Who deserves Justice?

posted in: Life and things | 6
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You might recall a few blogs ago I wrote a review for ‘They all love Jack: Busting the Ripper by Bruce Robinson.

It’s a dense book, packed with names and details, and I’ve read it again to pick up the details I inevitably missed the first time. I’ve also dwelt on its themes and what I think it’s REALLY about. For me, that comes down to one word: JUSTICE. The fact that the book is about the Jack the Ripper murders is almost incidental. They are graphic, horrific, revolting events, but they almost pale in comparison with the way the killings were treated by the Establishment. Whether or not you accept Mister Robinson’s argument that Michael Maybrick, much-lauded icon of the Victorian musical world, was the Ripper, the author has in my opinion proved the case that the Ripper murders were parodies (if that is an appropriate word) of Freemasonic ritual. Jack was either a Freemason, or someone who knew more than he should about Freemasonry. Robinson argues that the identity of the murderer was deliberately covered up by the Metropolitan Police, and through its leadership (Sir Charles Warren), the political system to which it answered.

I could not help but feel that our current Establishment is not very different.

My mind kept returning to the cover-up of child abuse in institutions set up to care for children. Bishops, Archbishops, Cardinals covered up for paedophile clerics, moving these predatory monsters from parish to parish to PROTECT THE CHURCH. Never mind the kids. I can imagine one of these bastards rubbing his hands with glee as he took up his post in a new parish. Ahahahaha new blood. The hypocrisy of the leadership of these organisations beggars belief. Never mind the men whose lives were ruined because, as eight-year-old boys, they were routinely buggered by a pervert. If they  complained to the hierarchy (as some did) they were  called liars, making things up. We must protect the good name of the Church. In 1888, it was never mind the disgusting low-born whores, (there are plenty more where they came from), we must protect the secret rituals of the Freemasons.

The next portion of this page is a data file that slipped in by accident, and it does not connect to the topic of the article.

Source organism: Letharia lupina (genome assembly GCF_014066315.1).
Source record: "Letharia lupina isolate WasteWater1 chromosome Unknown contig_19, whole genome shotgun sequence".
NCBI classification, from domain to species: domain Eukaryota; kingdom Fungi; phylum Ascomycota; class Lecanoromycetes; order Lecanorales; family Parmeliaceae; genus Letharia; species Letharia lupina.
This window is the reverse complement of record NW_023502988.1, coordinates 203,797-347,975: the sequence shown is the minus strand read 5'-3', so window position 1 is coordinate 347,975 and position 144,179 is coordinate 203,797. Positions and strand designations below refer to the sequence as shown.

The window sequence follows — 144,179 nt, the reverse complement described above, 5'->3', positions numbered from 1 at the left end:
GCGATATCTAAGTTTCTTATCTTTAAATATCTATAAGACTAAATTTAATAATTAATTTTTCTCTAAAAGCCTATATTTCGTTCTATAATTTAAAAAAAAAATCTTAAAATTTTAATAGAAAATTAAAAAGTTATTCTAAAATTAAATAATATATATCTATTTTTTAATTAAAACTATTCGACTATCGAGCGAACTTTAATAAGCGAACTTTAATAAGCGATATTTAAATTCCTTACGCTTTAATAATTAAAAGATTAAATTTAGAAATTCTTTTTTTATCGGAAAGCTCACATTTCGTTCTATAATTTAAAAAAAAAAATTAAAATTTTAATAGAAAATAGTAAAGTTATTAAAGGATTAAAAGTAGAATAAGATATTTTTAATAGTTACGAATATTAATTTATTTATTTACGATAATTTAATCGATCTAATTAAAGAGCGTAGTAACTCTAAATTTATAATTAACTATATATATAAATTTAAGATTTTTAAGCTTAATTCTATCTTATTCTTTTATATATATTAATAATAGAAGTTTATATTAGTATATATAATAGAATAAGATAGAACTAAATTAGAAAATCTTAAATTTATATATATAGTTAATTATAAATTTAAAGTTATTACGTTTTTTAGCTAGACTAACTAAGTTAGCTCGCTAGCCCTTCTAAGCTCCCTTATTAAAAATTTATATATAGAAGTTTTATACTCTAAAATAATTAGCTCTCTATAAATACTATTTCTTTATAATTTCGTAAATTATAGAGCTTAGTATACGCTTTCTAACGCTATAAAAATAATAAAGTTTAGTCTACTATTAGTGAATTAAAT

It’s not just the church. In our day, in Western society anyway, the church is not the mighty edifice it was in Victorian times. Now, large institutions rule the roost. Remember the deaths of thousands of poor Indians in the Bhopal gassing? The owners were convicted of negligence and effectively slapped on the wrist with a minimal fine and a few paltry criminal convictions. Or the tragic story of men working with asbestos who contracted mesothelioma. The dangers of asbestos and its link to cancer were well known, yet even now sufferers have to fight a company for a share of inadequate compensation. These days, of course, we have the other side of such cases of industrial mismanagement, as lawyers offer to make claims against offending companies.

Coming closer to home, what about the Global Financial Crisis? It happened because of the greed of moguls in Wall Street and other financial hubs. Governments paid billions (and more) to prop up teetering banks. The cascading effect ruined the aspirations of millions of people: ordinary people trying to buy a house, or small companies trying to earn a buck were bankrupted. Jobs disappeared, rents skyrocketed, superannuation funds lost money. Many, many people took their own lives. The losers were, inevitably, the little people. The people who created this debacle might have spent a sleepless night or two. Maybe. But their wealth and position in society remained unaffected. There are plenty of programs dissecting what happened in 2009. I need hardly add that nobody went to jail. Oh- I tell a lie. One person was charged with insider trading, I think. Only the Iceland Government had the balls to cancel the debts and charge the bankers.

Okay, I’d better get off the soapbox.